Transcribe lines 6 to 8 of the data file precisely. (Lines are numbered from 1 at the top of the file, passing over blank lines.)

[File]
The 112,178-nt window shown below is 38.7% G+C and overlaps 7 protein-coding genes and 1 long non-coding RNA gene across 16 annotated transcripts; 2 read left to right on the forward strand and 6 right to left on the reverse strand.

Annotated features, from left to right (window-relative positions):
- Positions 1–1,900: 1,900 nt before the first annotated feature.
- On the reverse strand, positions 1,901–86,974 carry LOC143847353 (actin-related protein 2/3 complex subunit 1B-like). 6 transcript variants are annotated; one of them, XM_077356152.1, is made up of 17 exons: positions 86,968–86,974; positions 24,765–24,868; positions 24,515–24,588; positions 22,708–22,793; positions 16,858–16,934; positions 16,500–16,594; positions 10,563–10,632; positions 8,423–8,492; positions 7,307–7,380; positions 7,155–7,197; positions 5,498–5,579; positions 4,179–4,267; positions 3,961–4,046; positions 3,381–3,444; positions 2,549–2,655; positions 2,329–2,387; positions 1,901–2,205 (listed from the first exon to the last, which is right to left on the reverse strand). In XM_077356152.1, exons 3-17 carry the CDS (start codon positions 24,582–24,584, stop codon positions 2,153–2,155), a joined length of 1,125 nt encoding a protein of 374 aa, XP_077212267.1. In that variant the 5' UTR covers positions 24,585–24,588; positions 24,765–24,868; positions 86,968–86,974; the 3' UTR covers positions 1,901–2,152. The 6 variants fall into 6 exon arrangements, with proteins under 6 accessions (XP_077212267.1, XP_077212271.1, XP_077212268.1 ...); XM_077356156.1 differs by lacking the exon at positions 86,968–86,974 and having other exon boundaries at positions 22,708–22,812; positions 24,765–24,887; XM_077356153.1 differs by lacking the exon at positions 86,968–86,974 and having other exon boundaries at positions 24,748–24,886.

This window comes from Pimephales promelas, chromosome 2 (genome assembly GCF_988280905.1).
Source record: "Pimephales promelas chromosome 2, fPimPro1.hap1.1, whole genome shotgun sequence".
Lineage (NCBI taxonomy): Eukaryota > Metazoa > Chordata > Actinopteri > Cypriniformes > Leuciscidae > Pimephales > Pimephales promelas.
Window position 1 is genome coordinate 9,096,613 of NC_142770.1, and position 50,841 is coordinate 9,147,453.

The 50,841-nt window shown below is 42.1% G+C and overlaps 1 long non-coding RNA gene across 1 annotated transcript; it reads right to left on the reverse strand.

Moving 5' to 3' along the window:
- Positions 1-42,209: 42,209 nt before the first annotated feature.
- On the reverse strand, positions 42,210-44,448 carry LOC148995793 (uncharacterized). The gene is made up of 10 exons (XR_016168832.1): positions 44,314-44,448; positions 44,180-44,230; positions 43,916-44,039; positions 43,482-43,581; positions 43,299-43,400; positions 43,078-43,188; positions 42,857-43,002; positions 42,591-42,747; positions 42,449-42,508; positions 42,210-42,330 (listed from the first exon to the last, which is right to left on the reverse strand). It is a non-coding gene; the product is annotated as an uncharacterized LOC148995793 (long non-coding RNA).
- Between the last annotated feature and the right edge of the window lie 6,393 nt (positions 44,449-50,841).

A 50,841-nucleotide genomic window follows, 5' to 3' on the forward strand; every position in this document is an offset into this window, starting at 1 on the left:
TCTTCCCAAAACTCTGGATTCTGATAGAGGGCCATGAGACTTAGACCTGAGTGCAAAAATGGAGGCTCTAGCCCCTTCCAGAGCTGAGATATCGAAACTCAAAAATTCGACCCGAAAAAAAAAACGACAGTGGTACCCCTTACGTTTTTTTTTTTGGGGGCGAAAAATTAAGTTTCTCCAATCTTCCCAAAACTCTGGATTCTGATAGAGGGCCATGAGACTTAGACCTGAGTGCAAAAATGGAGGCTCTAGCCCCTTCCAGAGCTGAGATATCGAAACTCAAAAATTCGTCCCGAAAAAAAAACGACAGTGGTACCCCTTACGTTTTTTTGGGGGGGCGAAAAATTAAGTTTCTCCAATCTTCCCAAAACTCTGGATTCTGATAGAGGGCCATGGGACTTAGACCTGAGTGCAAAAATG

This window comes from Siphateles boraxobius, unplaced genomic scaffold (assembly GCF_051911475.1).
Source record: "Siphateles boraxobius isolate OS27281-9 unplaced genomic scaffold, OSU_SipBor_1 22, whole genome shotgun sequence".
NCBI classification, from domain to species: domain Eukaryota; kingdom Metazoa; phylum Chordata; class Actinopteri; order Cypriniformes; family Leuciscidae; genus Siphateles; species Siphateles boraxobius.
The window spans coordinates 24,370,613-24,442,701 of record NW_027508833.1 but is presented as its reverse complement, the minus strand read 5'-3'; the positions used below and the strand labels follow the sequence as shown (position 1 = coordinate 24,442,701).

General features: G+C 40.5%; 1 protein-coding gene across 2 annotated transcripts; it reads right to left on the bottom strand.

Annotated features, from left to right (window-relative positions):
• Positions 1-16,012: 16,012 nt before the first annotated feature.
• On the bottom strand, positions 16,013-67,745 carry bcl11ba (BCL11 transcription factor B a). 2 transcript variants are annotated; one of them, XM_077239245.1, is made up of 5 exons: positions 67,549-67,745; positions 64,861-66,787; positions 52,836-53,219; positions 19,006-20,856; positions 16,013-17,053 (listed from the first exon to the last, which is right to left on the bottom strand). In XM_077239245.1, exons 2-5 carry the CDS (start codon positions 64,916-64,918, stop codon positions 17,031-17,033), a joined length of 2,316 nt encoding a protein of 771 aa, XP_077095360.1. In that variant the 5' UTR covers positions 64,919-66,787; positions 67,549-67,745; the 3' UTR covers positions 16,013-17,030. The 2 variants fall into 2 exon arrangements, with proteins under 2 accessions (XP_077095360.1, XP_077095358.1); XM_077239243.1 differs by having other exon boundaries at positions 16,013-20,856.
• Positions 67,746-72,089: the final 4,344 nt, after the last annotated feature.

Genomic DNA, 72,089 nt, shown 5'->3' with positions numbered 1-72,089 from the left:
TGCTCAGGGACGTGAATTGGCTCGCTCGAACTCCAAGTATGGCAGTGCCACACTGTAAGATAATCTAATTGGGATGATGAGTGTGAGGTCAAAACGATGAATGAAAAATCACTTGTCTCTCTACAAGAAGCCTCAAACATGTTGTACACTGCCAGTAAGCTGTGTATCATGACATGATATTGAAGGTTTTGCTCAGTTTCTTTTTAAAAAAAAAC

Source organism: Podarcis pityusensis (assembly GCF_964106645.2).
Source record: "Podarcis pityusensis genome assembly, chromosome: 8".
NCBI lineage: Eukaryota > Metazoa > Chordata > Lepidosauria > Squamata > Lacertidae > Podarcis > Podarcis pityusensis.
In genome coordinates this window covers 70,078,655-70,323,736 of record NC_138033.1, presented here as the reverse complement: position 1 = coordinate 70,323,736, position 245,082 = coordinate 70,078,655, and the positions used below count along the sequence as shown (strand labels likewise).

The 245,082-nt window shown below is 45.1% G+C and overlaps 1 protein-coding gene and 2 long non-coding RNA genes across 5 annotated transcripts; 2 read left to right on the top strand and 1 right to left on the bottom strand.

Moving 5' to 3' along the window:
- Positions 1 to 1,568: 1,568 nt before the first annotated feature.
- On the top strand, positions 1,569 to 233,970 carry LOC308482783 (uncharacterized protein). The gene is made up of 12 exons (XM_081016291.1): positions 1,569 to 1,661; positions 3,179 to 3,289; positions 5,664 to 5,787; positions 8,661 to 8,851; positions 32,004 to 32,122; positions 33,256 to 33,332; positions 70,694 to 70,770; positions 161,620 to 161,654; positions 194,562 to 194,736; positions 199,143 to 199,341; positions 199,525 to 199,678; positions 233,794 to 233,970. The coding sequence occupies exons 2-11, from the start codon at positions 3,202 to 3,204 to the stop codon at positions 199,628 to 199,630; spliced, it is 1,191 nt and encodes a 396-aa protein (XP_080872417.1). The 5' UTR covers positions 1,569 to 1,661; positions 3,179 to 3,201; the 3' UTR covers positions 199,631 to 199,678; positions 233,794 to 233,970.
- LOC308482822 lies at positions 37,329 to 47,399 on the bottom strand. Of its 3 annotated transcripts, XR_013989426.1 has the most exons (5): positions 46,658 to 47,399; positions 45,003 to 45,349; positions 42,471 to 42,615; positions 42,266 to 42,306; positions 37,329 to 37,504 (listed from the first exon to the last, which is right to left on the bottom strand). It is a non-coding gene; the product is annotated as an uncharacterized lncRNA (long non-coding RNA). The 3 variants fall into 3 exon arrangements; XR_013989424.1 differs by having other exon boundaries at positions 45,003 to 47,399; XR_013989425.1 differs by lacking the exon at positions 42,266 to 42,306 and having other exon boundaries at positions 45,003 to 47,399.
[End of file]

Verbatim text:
Source record: "Pimephales promelas chromosome 2, fPimPro1.hap1.1, whole genome shotgun sequence".
Lineage (NCBI taxonomy): Eukaryota > Metazoa > Chordata > Actinopteri > Cypriniformes > Leuciscidae > Pimephales > Pimephales promelas.
Window position 1 is genome coordinate 9,096,613 of NC_142770.1, and position 50,841 is coordinate 9,147,453.